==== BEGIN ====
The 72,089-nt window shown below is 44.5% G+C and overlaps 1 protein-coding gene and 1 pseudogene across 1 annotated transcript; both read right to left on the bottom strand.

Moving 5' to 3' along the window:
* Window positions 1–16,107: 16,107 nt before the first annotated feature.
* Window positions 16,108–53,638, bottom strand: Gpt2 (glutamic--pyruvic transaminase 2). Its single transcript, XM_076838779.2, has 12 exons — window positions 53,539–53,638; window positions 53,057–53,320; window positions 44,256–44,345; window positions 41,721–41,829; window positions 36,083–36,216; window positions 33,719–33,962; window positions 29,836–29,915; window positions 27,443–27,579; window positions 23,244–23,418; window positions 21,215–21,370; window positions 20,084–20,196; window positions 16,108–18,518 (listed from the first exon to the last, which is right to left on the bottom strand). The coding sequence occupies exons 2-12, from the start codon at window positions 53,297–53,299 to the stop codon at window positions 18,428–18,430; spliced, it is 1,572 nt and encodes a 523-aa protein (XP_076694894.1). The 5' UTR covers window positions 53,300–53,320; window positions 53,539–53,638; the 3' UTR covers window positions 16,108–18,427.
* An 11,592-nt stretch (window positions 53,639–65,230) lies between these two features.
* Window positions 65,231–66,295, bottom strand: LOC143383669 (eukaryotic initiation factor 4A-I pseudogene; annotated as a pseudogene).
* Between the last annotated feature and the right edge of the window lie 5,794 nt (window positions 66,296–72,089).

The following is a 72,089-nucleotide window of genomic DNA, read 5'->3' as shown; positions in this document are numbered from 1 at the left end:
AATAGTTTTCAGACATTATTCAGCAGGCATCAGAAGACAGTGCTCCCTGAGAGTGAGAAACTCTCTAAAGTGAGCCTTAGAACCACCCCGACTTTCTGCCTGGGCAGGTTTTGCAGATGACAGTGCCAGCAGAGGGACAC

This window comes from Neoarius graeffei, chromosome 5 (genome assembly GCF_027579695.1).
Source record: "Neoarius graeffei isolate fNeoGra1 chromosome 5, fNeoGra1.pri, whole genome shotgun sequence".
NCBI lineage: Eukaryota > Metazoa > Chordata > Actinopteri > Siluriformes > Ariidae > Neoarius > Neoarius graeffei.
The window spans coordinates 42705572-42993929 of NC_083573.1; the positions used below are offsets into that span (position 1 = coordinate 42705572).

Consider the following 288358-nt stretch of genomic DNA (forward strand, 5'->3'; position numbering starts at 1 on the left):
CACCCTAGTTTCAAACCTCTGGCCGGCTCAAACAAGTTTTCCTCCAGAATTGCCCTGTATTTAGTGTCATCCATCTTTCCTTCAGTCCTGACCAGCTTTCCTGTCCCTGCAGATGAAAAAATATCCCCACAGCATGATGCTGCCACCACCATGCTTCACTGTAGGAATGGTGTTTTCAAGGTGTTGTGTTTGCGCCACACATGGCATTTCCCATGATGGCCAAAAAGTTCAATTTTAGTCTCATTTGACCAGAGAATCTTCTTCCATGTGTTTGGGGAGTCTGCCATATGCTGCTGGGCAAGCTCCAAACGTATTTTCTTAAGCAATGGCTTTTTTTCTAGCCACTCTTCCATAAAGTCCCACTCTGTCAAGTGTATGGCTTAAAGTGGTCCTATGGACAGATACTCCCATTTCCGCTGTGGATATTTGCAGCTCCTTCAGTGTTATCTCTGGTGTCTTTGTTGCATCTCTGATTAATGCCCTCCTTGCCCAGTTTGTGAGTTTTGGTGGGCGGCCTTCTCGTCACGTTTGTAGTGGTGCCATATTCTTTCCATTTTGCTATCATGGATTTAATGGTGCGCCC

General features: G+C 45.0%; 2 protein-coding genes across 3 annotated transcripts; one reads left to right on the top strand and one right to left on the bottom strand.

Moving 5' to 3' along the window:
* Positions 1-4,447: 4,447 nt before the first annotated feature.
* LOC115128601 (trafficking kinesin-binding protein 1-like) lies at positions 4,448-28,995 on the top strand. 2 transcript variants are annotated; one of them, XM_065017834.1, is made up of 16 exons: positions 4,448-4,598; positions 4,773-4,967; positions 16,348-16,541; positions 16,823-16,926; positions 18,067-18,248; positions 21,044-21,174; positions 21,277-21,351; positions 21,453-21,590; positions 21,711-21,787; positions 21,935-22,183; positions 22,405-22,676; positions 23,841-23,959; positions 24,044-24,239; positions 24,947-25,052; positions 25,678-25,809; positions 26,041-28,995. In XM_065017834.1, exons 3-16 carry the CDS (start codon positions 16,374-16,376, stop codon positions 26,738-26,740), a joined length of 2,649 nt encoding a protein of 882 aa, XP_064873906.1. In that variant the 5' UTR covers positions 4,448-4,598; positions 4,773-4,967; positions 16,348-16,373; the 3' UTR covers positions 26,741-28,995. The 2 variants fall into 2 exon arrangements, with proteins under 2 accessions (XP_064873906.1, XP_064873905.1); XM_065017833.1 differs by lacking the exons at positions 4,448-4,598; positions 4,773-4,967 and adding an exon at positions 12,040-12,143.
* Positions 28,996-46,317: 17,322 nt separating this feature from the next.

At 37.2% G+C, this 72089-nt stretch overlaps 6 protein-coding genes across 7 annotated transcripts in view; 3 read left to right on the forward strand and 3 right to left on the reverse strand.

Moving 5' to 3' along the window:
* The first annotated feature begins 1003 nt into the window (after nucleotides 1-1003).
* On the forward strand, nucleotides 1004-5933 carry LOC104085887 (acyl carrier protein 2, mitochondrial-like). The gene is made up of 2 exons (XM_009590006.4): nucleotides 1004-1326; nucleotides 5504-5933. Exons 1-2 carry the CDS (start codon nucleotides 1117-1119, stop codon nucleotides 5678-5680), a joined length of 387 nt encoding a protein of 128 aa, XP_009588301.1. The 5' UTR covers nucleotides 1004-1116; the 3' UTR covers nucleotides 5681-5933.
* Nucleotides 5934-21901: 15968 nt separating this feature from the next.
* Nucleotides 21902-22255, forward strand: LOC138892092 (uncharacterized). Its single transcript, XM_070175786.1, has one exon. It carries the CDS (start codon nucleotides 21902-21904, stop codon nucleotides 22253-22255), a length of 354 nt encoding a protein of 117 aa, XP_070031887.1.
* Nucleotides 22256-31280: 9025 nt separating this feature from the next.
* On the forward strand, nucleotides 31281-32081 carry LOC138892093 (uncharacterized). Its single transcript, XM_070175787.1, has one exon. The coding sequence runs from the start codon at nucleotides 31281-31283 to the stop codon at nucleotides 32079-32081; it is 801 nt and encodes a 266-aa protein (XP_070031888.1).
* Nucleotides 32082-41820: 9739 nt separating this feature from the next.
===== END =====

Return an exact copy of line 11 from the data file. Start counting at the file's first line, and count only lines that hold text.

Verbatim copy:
Source record: "Neoarius graeffei isolate fNeoGra1 chromosome 5, fNeoGra1.pri, whole genome shotgun sequence".